posted on Mar, 13 2014 @ 12:20 PM
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reply to post by chasingbrahman
 


Let their teachers know about their allergy and provide an epi-pen in case of emergencies.

Either that or wrap them in a big plastic bubble and never let them leave the house again/

Sorry, but you just cannot control the outside environment to that degree e.g. what about taking them on a plane or a train or even a bus...you cannot stop other people using these services from having nut products in the vicinity and nor should you. Your child's allergy is not the responsibility of everyone else.

I cannot count the times I've had peoples dogs come up to me and when I walk away they get all offended saying "he doesn't bite" and when I say "I'm not scared of being bitten, I am allergic" they just continue to bleat on about how their dog is just trying to be friendly, doesn't bite etc so I just remove myself from the environment and if the dog has licked me or something, I make sure to wash my hands asap to prevent a rash breaking out and triggering a bad reaction.

It sucks, but that's life



posted on Mar, 13 2014 @ 12:40 PM
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reply to post by chasingbrahman
 


A couple of other points..firstly, there was a lot of hyperbole about nut allergies and the thought that even being in the same room as them could trigger a fatal episode, that really is mostly hyperbole though, as in the case that I mentioned in a previous post about my daughter's primary school suddenly having a clampdown on nuts for the sake of one child, when in fact he had been exposed to this alleged danger all of his life (he was in year 6 at that point) and clearly it hadn't killed him and he had been diagnosed with the allergy when he was a toddler, so goodness knows how he'd survived until that point.

Another potentially fatal allergy is bee and wasp stings...how the heck do you prevent that? Also take into account that any child could be exposed to any number of dangers on a daily basis, falling off a chute, getting run over by a car, contracting meningitis, dying of cot death! the list is endless, so really the question is how can any parent show such stoicism in the face of the reality that their child could die at any time?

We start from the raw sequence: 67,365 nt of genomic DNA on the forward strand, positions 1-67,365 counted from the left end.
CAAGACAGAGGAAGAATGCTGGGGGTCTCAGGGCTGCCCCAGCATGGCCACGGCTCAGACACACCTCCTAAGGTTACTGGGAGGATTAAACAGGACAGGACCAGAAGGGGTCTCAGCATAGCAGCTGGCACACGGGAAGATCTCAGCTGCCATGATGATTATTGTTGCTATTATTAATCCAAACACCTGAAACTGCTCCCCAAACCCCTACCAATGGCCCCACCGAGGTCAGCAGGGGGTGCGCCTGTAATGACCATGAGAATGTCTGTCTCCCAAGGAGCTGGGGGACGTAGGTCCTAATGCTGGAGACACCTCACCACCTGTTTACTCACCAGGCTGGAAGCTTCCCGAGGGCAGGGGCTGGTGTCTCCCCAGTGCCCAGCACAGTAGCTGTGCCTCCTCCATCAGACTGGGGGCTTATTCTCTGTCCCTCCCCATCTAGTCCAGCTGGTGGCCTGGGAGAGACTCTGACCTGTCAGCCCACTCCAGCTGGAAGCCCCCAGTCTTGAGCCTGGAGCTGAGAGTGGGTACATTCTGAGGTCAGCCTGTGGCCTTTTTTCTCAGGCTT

The answer is quite simple..love them unconditionally, tell them you love them as often as you can, enjoy every precious moment you have and hope that it is them that bury you, not the other way around.



posted on Mar, 13 2014 @ 12:43 PM
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chasingbrahman
I find it both appalling and necessarily educational to have an understanding of just how many well-spoken adults condone the presence of allergens around children after agreeing they would bring no such allergen.

Of you who are indifferent to the allergic reactions of others, and the potential ways it can put a child's life at risk, I have to ask: from where would you draw your strength sending your child with something like a peanut allergy - know for causing respiratory distress and death if not addressed promptly - to a daycare knowing some parents don't care about the "no-allergen" policy. Do you just hug the kid extra-hard, knowing there's a possibility they may meet their end during story time when hungry Harry pulls out his peanut butter crackers? I need to understand the source of such stoicism.


Actually I wouldnt send my kid to a place where there is a chance of his allergy becoming an issue.

I certainly wouldnt expect everyone else to cater to the needs of my child.